Chapter 15 – The Little Gentleman
“Blasphemy!” said Toulouse-Lautrec. “It is accepted science that God himself gave the French the gift of their cuisine, and while he was downstairs, cursed the English with theirs.”
Henri really means it. This is Toulouse-Lautrec’s cookbook, which he wrote and illustrated.
It’s a terrific book, just to look at, but unfortunately, it’s out of print. My friend Kathe Frahm lent this copy to me.
“Evidently. But to be fair, I had brought Guibert along to record the experiment with his camera. It was his first time working inside with the flash and he overloaded the pan a bit with magnesium powder.
Here’s Henri’s friend, Maurice Guilbert, on his bicycle. Maurice took most of the photos I’ve featured here on the blog.
Because he seldom appeared on the butte during the day, many of the boys of Montmartre had actually never seen the “little gentleman.”
“I don’t see why we couldn’t ask Van Gogh to come to the studio,” said Lucien, trying to cantilever his end of the painting into the wind.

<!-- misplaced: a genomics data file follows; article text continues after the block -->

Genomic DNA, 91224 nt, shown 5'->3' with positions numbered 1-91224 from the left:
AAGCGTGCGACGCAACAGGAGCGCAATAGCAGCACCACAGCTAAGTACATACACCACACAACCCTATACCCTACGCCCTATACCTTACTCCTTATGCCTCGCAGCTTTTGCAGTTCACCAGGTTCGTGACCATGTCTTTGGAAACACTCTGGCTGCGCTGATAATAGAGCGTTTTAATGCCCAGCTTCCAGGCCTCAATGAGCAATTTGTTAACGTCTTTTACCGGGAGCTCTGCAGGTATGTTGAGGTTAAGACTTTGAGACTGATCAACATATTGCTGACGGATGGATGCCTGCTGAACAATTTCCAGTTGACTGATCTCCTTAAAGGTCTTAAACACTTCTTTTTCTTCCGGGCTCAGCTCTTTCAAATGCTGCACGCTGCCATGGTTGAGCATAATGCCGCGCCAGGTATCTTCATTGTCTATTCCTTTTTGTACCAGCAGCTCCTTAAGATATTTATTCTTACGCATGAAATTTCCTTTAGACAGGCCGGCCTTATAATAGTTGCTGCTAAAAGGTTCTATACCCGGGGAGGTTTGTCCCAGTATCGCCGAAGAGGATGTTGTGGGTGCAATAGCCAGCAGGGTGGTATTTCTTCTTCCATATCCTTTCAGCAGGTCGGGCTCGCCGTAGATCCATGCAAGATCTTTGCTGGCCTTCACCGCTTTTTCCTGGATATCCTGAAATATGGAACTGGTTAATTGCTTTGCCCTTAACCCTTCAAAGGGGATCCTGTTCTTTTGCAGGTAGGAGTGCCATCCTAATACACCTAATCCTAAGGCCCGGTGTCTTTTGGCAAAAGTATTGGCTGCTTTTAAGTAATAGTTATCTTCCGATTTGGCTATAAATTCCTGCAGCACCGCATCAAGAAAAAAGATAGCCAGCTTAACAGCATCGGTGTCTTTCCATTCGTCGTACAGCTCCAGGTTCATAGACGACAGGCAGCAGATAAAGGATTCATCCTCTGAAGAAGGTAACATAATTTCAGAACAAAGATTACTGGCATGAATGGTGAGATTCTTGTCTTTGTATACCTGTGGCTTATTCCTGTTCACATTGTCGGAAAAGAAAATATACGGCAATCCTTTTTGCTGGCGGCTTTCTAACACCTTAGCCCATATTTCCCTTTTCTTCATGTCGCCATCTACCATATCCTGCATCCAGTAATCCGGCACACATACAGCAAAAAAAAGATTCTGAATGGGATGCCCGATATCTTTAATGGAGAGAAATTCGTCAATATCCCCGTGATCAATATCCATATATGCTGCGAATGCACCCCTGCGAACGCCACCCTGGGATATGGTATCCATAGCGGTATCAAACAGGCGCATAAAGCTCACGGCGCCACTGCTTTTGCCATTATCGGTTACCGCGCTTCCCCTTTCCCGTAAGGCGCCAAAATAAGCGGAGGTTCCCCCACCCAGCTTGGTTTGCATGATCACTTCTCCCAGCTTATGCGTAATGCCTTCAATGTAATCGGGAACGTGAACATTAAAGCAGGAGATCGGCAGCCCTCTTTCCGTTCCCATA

“I like big butts,” Renoir explained to Toulouse-Lautrec.
“Anyway, I wanted to paint a party, all the life that happened on a Sunday at the Moulin de la Galette—dancing, drinking, gaiety. It was going to take a big canvas.
“You remember that white dress with the blue bows Margot wore?” Renoir asked, the gleam in his eye now going misty.”
“I was very fond of Margot,” said Renoir. “She fell ill with a fever and I had no money for a doctor.
Theo van Gogh’s gallery stood in the shadow of the basilica of Sacré-Coeur, the white, Moorish–meets–Taj Mahal fairy-tale church built on Montmartre by the state to atone for the army massacring the Communards (the leaders of whom came from Montmartre) after the Franco-Prussian War.
The younger Van Gogh looked thinner than when Lucien had last seen him, alert to the point of being almost jumpy but not healthy.